Click here to receive Mediabistro’s Morning Media Newsfeed via email.
New York Times Amends Carol Vogel Article (FishbowlNY)
The first paragraph of Carol Vogel’s July 25 New York Times article no longer reads as it did. The text has been amended and an editors’ note has been added at the bottom. New York Post / Media Ink Vogel is accused of lifting a Wikipedia passage — with a few minor word changes — on the artist’s eccentricities for her lede on a July 24 item, “A Renaissance Master Finally Gets A Showcase.” NYT The Times’ editors’ note, which followed an investigation into Vogel’s work by senior editors, said that the passage “improperly used specific language and details from a Wikipedia article without attribution” and should not have been published in that form. HuffPost The Times’ public editor Margaret Sullivan acknowledged the matter Wednesday, writing that there was “little dispute” that the two paragraphs look very much alike. A spokesperson for the Times said that editors are “not aware of any other problems like this,” adding that, “editors have dealt with Carol on the issue.” Politico / Dylan Byers on Media It’s the second big plagiarism case in the last week. Over the weekend, BuzzFeed fired Benny Johnson after finding more than 40 instances of plagiarism in his work.
Editors’ Note: July 30, 2014
The Inside Art column on July 25, about a planned exhibition of the works of the Renaissance painter Piero di Cosimo, started with a description of the artist’s life and eccentricities. That passage improperly used specific language and details from a Wikipedia article without attribution; it should not have been published in that form. (Editors learned of the problem after publication from a post on FishbowlNY.)
AllFacebook: Facebook is canceling its Gifts feature, which no one used and no one liked. Probably a good call.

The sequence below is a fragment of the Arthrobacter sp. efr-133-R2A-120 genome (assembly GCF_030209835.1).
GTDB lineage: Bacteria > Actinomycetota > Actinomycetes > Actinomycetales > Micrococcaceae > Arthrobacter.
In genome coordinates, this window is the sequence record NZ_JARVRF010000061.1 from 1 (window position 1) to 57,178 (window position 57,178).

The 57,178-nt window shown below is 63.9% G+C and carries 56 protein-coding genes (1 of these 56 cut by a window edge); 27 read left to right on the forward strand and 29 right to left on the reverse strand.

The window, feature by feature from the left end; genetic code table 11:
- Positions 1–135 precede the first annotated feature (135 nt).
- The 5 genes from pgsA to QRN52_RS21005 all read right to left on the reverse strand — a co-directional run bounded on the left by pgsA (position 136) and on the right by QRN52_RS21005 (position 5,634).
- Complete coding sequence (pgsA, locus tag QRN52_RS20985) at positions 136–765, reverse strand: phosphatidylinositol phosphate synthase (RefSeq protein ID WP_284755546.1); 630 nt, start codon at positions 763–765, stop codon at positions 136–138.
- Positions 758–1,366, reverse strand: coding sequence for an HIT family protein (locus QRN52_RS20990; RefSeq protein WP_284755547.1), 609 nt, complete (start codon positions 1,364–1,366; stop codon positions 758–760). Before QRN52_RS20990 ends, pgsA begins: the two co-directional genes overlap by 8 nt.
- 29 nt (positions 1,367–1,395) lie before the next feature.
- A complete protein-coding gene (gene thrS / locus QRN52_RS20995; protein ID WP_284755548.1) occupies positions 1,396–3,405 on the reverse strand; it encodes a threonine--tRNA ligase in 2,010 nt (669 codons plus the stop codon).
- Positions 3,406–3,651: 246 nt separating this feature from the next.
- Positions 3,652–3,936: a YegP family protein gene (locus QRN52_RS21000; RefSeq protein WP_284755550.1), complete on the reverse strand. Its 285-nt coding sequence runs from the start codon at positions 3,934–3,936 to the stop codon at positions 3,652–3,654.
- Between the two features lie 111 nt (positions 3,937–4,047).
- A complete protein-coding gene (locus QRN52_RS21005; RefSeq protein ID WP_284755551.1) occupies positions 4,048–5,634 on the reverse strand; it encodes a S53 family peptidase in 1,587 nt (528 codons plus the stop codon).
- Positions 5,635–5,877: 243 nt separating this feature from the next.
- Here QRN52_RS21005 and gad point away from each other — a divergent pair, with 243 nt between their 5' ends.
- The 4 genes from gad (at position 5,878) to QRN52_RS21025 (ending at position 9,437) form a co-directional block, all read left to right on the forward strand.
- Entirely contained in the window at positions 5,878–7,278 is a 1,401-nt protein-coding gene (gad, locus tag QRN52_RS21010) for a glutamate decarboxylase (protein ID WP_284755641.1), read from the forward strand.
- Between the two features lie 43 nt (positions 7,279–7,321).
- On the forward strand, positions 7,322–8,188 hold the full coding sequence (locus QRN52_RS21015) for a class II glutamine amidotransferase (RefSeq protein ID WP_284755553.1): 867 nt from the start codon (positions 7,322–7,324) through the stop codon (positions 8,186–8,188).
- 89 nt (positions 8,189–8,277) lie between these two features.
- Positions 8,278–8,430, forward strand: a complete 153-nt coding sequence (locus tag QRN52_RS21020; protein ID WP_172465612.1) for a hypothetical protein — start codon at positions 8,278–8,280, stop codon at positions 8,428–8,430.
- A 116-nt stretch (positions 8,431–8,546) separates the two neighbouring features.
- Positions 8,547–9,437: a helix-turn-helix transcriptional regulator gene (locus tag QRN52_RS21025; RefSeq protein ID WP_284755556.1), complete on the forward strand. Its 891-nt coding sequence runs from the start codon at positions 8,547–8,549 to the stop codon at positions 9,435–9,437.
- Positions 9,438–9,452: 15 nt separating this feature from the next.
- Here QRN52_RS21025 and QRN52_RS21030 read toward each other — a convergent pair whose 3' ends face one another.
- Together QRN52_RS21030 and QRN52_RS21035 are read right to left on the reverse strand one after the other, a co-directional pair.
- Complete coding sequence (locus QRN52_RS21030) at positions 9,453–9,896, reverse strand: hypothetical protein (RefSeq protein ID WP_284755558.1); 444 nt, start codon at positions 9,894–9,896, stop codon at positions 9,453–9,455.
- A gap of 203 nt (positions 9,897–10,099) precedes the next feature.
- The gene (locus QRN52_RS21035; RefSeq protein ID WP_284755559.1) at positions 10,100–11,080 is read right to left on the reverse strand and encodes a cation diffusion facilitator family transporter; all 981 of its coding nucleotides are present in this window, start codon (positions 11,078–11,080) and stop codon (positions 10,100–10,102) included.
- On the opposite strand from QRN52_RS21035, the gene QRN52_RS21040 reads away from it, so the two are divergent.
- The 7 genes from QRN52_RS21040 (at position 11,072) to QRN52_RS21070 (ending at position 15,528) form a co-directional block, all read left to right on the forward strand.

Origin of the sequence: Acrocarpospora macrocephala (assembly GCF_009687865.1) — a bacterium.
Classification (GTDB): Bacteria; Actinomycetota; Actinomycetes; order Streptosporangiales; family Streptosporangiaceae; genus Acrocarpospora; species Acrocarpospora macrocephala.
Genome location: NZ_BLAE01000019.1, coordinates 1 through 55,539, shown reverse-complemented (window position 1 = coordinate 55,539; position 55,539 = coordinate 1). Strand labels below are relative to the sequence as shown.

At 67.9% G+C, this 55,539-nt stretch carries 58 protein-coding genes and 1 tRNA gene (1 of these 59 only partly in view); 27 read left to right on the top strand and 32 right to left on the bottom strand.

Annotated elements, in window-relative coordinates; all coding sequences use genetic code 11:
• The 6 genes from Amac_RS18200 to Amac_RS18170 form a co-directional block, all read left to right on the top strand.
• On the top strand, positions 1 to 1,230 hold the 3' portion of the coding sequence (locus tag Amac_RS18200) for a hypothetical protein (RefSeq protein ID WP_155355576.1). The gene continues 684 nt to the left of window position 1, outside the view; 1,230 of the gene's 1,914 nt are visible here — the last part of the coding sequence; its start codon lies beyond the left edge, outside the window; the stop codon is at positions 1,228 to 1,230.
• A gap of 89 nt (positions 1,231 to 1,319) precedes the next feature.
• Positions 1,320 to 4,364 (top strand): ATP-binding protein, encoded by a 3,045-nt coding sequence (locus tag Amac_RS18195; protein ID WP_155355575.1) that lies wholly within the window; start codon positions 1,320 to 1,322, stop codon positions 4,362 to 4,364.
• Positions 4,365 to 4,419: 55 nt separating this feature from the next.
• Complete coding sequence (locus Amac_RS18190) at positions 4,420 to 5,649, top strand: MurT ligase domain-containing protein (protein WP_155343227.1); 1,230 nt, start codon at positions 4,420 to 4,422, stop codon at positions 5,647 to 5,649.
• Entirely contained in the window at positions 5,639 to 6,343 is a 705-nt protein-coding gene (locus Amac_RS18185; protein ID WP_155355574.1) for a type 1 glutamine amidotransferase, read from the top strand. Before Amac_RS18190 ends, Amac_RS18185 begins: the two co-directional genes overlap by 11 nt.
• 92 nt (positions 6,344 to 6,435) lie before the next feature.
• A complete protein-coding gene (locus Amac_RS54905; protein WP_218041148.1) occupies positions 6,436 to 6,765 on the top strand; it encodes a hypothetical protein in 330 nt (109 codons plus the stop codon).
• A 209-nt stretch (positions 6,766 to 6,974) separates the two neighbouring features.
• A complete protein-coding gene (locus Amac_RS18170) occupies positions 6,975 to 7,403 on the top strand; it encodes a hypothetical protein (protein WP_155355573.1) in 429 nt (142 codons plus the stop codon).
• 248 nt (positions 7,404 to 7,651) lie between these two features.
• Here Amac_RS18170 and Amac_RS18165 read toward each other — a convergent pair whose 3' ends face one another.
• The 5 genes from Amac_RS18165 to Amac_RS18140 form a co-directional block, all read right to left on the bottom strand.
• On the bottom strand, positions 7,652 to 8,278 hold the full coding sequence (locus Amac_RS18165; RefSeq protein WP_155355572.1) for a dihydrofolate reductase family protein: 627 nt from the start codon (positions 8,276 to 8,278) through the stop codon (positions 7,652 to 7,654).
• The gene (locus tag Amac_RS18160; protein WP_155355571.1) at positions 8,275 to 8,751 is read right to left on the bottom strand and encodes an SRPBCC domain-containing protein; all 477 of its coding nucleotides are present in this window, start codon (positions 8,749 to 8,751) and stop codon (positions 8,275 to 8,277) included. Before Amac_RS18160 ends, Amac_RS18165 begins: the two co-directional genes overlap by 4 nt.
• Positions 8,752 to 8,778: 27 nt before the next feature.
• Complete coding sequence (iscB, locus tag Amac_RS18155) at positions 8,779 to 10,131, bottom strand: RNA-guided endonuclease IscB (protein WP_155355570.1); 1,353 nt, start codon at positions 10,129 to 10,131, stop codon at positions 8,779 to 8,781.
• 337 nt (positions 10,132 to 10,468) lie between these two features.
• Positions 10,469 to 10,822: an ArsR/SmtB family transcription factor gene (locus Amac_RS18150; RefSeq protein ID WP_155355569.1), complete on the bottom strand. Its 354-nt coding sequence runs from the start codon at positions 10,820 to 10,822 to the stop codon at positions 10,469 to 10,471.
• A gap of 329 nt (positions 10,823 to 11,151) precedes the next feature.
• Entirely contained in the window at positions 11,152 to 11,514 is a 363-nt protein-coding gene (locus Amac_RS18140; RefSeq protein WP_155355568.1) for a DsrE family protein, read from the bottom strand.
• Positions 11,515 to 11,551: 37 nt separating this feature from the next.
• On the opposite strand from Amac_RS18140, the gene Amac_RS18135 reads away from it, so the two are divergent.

Lost Remote: For the 27 of you who didn’t think The Killing was awful, a sneak peek at its next season.
We live in a world with more information out there than ever before, and content is the new currency to building connections and engaging with your existing and potential audience. Starting on September 8, MediabistroEDU is launching its new online boot camp, Content Marketing 101! Through an interactive series of webcasts, you’ll learn what this buzzword is all about- why it’s more important than ever and how you can build a successful brand or business around it.
You’ll hear from content and marketing experts, who will teach you the best practices for creating, distributing and measuring the success of your content. You’ll learn how to tie content marketing to your larger business objectives, pinpoint the key roles involved in content marketing and how to make the career jump, develop a content strategy and distribution plan and more!
Almost 60% of companies today use some form of content marketing. Sign up for our brand new boot camp before August 15 to get $50 OFF with early bird pricing, and get hands-on content marketing training for you and your brand. Register now!
On September 10, one of the original members of Janice Min‘s Hollywood Reporter team will be moving on.
Both the importance of culture editor Degen Pener‘s contributions and Min’s fondness for him, personally, shine through in a memo circulated this afternoon:
I’m sure many of you have heard the news that culture editor Degen Pener will be leaving us in September, but I wanted to formally tell all of you as I know his impact is felt around so many parts of this organization.